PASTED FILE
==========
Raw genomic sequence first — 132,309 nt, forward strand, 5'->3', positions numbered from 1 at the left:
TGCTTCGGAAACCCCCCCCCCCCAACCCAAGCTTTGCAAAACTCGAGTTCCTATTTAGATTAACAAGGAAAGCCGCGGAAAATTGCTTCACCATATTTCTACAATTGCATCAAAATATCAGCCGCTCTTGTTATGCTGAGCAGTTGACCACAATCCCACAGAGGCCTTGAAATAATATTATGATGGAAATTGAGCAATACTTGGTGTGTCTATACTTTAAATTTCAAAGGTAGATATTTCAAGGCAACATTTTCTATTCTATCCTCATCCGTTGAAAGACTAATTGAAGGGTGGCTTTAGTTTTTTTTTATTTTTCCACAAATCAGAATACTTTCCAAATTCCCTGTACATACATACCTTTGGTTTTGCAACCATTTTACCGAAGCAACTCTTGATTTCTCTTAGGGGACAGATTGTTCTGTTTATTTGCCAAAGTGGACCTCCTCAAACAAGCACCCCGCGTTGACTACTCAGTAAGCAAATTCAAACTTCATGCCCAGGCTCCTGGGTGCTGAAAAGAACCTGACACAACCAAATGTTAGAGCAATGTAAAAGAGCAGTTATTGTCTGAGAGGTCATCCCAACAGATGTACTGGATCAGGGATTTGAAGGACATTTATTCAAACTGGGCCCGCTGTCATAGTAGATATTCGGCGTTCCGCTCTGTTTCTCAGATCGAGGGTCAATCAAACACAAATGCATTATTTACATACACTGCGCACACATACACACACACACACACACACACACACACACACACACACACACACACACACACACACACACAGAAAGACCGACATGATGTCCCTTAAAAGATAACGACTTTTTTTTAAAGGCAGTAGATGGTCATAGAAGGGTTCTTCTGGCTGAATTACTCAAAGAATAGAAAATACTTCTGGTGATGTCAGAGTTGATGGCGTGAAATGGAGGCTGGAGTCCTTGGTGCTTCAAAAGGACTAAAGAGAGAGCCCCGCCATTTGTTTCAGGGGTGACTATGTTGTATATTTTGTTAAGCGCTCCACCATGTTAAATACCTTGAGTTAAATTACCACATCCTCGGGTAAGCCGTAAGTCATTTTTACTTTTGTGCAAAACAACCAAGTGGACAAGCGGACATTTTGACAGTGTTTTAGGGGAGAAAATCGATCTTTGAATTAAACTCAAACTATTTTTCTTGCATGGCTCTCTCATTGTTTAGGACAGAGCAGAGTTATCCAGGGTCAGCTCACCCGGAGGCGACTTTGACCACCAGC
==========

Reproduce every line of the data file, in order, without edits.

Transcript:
Raw genomic sequence first — 132,309 nt, forward strand, 5'->3', positions numbered from 1 at the left:
TGCTTCGGAAACCCCCCCCCCCCAACCCAAGCTTTGCAAAACTCGAGTTCCTATTTAGATTAACAAGGAAAGCCGCGGAAAATTGCTTCACCATATTTCTACAATTGCATCAAAATATCAGCCGCTCTTGTTATGCTGAGCAGTTGACCACAATCCCACAGAGGCCTTGAAATAATATTATGATGGAAATTGAGCAATACTTGGTGTGTCTATACTTTAAATTTCAAAGGTAGATATTTCAAGGCAACATTTTCTATTCTATCCTCATCCGTTGAAAGACTAATTGAAGGGTGGCTTTAGTTTTTTTTTATTTTTCCACAAATCAGAATACTTTCCAAATTCCCTGTACATACATACCTTTGGTTTTGCAACCATTTTACCGAAGCAACTCTTGATTTCTCTTAGGGGACAGATTGTTCTGTTTATTTGCCAAAGTGGACCTCCTCAAACAAGCACCCCGCGTTGACTACTCAGTAAGCAAATTCAAACTTCATGCCCAGGCTCCTGGGTGCTGAAAAGAACCTGACACAACCAAATGTTAGAGCAATGTAAAAGAGCAGTTATTGTCTGAGAGGTCATCCCAACAGATGTACTGGATCAGGGATTTGAAGGACATTTATTCAAACTGGGCCCGCTGTCATAGTAGATATTCGGCGTTCCGCTCTGTTTCTCAGATCGAGGGTCAATCAAACACAAATGCATTATTTACATACACTGCGCACACATACACACACACACACACACACACACACACACACACACACACACACACACACACACACACACAGAAAGACCGACATGATGTCCCTTAAAAGATAACGACTTTTTTTTAAAGGCAGTAGATGGTCATAGAAGGGTTCTTCTGGCTGAATTACTCAAAGAATAGAAAATACTTCTGGTGATGTCAGAGTTGATGGCGTGAAATGGAGGCTGGAGTCCTTGGTGCTTCAAAAGGACTAAAGAGAGAGCCCCGCCATTTGTTTCAGGGGTGACTATGTTGTATATTTTGTTAAGCGCTCCACCATGTTAAATACCTTGAGTTAAATTACCACATCCTCGGGTAAGCCGTAAGTCATTTTTACTTTTGTGCAAAACAACCAAGTGGACAAGCGGACATTTTGACAGTGTTTTAGGGGAGAAAATCGATCTTTGAATTAAACTCAAACTATTTTTCTTGCATGGCTCTCTCATTGTTTAGGACAGAGCAGAGTTATCCAGGGTCAGCTCACCCGGAGGCGACTTTGACCACCAGC